Colin A. Young
State House News Service
If you live in Boston or any of more than three dozen other eastern Massachusetts communities, you could be sending vital data to public health officials with each flush of your toilet.
Through the end of the year, the sewage arriving at the Deer Island Treatment Plant will be tested three times a week for signs of the coronavirus, meant to serve as an early warning system for spikes in COVID-19 activity in communities that account for more than 40 percent of the state’s cases.
The Massachusetts Water Resources Authority board last week approved a six-month, $200,000 contract with Biobot Analytics, a startup founded by MIT graduates and faculty, to collect and test samples of wastewater arriving at two different intakes at Deer Island and to conduct rapid analysis for signs of the virus that causes COVID-19.
“Analysis of wastewater for the genetic signal (viral RNA) of the SARS-CoV-2 virus that causes COVID-19 is proving to be a cost effective approach to providing population level screening for outbreaks of COVID-19,” MWRA Executive Director Fred Laskey wrote to the board in a memo.
Biobot Analytics was the first company to demonstrate in the United States that it is possible to gauge levels of coronavirus activity by screening raw sewage. The company looked at samples provided by the MWRA and determined that signs of the virus “were significantly higher than expected based on clinically confirmed cases in Massachusetts as of March 25.”
Laskey said Biobot eventually provided pro bono services to more than 400 treatment facilities in 43 states, and requested additional wastewater samples from MWRA. Those samples, he said, were used to establish a baseline for the communities that send wastewater to Deer Island from January through May.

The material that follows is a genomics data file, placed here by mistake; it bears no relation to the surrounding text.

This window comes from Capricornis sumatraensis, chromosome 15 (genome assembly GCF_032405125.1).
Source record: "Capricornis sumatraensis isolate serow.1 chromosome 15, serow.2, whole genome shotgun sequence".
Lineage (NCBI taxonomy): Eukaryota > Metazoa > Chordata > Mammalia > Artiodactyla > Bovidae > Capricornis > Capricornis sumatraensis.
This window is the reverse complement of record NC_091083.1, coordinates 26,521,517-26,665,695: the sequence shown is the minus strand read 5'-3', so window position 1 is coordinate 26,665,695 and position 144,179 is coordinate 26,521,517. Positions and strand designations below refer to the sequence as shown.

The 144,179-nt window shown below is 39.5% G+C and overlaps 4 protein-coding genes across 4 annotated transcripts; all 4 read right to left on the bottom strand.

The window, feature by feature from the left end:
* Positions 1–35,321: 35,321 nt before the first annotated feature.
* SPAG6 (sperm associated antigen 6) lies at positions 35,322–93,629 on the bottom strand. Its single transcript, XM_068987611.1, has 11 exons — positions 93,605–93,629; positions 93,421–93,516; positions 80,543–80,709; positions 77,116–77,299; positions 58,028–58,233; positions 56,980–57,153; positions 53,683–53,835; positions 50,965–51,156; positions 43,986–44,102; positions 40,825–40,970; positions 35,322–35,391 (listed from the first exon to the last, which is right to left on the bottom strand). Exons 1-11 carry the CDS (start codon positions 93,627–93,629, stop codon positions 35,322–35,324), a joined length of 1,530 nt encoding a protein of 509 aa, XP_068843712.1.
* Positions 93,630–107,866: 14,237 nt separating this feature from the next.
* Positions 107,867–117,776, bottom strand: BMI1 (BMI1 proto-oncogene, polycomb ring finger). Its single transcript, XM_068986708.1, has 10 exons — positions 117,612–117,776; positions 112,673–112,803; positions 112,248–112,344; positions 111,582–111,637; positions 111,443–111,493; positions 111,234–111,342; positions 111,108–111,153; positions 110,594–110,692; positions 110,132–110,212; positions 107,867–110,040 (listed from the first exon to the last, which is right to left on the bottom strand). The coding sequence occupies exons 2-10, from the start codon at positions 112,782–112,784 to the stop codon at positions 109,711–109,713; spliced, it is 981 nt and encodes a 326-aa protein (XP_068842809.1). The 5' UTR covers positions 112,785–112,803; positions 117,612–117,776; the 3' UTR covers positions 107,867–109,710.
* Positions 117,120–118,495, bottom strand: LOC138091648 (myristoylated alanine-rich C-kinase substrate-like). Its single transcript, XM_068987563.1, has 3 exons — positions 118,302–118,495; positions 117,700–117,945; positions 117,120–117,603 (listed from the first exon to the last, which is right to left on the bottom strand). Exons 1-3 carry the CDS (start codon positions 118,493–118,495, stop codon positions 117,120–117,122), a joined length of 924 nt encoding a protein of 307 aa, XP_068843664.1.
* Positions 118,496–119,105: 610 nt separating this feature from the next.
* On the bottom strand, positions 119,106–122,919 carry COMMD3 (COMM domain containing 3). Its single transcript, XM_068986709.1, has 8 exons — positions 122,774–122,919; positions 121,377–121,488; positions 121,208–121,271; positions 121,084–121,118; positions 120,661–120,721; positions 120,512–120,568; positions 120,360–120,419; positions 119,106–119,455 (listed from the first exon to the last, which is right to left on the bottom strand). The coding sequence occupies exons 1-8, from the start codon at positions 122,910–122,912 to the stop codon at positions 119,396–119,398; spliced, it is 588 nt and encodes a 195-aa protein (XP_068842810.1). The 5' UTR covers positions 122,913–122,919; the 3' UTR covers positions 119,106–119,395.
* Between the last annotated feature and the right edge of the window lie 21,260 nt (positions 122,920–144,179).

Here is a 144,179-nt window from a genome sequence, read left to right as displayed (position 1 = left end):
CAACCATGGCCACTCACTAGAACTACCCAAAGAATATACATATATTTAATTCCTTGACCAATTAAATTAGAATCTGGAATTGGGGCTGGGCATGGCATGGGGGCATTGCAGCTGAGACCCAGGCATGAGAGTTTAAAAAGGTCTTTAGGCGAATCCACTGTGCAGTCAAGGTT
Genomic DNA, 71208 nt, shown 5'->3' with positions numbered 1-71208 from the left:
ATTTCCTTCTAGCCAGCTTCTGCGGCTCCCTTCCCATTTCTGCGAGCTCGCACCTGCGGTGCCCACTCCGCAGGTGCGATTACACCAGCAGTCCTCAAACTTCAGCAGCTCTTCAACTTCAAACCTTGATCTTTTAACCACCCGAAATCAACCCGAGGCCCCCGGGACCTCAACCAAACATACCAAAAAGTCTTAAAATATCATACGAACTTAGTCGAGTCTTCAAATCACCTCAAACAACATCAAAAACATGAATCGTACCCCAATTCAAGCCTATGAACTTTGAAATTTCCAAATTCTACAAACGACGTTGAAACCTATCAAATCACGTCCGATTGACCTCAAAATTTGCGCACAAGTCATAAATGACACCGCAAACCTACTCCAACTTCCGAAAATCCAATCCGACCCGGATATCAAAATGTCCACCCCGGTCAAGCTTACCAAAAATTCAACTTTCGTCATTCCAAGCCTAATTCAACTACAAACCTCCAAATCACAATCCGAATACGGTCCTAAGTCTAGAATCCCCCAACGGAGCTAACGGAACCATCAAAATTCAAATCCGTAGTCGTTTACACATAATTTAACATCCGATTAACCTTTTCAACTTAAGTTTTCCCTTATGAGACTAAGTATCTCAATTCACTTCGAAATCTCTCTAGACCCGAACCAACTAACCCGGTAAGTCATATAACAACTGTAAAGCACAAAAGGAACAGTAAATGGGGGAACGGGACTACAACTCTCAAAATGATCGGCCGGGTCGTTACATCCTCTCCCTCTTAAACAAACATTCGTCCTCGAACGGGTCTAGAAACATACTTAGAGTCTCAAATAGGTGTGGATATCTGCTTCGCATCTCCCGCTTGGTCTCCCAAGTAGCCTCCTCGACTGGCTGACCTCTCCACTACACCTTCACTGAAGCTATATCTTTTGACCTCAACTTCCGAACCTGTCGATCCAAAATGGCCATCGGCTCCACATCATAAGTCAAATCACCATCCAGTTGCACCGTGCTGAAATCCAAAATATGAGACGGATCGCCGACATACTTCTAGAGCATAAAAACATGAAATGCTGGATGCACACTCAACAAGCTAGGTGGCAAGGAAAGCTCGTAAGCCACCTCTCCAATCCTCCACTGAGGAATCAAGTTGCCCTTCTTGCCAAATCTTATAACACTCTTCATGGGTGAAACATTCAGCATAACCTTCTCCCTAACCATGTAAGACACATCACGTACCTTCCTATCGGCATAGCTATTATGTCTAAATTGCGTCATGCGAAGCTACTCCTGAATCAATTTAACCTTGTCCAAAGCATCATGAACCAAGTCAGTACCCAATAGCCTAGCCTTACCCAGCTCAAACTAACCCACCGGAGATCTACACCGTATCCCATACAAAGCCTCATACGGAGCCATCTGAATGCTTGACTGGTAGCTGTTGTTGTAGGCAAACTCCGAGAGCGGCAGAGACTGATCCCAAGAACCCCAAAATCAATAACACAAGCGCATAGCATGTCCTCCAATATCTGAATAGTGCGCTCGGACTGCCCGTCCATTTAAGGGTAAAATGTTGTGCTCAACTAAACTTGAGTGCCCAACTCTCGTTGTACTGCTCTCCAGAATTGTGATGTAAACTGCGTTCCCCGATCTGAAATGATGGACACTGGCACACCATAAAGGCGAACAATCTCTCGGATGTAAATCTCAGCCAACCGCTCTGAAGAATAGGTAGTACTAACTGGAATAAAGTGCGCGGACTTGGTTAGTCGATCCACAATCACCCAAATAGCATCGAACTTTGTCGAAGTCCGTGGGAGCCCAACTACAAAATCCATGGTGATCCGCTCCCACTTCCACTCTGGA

“This data series tracks well with and precedes the reports of new clinically established cases by about seven days,” Laskey wrote.
In other words, signs that more people are becoming infected with COVID-19 and that the virus is spreading more show up in wastewater about a week before testing sites and hospitals start seeing increases in sick patients.
The partnership between MWRA and Biobot that began in early March has continued, and the authority said in a presentation to board members last week that raw data from Deer Island collected the week of June 15 “shows continued downward trend” in the prevalence of the coronavirus.
Authority officials noted that those samples were collected after Phase 2 of the state’s reopening began and after some of the large demonstrations that were held in Boston and other communities.
“This pilot program will take this approach a step further by continuing the regular analyses of the wastewater and trending of the signal from the MWRA service area for the remainder of calendar 2020,” Laskey wrote. “MWRA will likely use the lessons learned from this pilot program to establish a long-term program through a competitive bid process for 2021 and beyond for as long as COVID-19 continues to be a public health threat. We will also use the results to evaluate a longer term program that could inform additional public health initiatives or concerns.”